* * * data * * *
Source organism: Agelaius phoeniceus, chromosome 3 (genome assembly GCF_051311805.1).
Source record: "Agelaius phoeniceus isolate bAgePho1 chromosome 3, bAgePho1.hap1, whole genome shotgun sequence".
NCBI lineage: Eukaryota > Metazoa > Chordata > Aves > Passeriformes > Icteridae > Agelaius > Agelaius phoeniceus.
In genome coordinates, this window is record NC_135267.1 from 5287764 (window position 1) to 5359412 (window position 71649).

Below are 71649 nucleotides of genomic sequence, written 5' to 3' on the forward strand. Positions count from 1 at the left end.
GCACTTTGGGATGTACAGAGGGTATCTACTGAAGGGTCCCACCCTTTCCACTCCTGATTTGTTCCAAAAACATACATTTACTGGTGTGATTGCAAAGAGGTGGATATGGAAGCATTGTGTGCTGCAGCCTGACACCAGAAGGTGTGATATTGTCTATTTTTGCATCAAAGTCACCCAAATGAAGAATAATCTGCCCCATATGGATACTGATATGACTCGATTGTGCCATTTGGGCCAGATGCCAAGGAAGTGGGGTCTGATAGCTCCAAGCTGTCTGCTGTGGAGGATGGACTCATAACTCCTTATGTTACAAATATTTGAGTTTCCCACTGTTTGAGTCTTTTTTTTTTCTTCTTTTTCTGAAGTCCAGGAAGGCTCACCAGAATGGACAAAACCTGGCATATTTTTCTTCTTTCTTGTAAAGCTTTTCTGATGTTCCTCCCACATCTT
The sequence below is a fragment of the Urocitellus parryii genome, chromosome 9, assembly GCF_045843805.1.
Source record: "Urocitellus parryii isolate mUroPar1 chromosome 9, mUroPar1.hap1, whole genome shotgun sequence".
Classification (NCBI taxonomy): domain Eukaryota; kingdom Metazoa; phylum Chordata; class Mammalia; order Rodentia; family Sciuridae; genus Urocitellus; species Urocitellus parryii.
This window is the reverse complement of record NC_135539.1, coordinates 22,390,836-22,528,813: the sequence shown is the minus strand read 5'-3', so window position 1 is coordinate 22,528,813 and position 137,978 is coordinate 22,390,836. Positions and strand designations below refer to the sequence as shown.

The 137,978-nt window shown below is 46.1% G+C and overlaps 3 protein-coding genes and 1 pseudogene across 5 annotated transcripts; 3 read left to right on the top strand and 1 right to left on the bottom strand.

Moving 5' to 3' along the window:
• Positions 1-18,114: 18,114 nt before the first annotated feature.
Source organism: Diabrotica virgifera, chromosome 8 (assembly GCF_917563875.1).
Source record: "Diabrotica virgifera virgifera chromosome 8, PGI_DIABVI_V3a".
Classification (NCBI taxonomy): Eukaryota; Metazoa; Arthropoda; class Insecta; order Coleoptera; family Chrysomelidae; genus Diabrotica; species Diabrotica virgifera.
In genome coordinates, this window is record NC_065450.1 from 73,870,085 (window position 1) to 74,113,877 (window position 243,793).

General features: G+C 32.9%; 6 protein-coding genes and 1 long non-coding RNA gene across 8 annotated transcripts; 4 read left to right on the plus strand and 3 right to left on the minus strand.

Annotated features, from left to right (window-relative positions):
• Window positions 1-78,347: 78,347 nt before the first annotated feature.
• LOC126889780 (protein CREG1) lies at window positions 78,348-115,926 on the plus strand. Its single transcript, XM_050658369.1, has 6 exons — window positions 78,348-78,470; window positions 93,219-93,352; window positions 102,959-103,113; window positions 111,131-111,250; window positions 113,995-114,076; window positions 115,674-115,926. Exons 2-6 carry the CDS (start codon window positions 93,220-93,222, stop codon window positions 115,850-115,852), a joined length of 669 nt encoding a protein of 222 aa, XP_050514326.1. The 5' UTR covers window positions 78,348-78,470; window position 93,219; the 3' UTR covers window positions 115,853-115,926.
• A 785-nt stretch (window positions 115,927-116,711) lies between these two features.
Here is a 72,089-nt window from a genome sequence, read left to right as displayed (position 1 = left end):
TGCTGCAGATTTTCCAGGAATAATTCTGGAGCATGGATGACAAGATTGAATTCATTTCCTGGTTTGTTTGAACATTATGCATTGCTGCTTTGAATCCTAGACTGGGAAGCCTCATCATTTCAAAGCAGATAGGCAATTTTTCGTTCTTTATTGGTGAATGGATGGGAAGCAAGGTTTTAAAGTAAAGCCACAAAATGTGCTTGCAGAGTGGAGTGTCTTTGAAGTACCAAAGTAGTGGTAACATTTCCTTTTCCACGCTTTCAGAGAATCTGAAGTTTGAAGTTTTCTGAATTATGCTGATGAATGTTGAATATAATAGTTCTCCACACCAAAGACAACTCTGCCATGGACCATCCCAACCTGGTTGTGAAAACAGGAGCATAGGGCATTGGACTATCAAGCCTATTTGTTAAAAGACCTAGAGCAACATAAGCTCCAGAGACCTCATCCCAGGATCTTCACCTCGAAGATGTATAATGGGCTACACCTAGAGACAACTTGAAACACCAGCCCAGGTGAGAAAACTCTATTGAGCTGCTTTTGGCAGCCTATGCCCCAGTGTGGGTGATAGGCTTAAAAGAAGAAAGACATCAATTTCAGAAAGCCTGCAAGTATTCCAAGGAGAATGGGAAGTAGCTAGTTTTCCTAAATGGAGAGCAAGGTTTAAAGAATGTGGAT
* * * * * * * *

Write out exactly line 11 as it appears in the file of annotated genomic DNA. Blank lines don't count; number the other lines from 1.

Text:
The 137,978-nt window shown below is 46.1% G+C and overlaps 3 protein-coding genes and 1 pseudogene across 5 annotated transcripts; 3 read left to right on the top strand and 1 right to left on the bottom strand.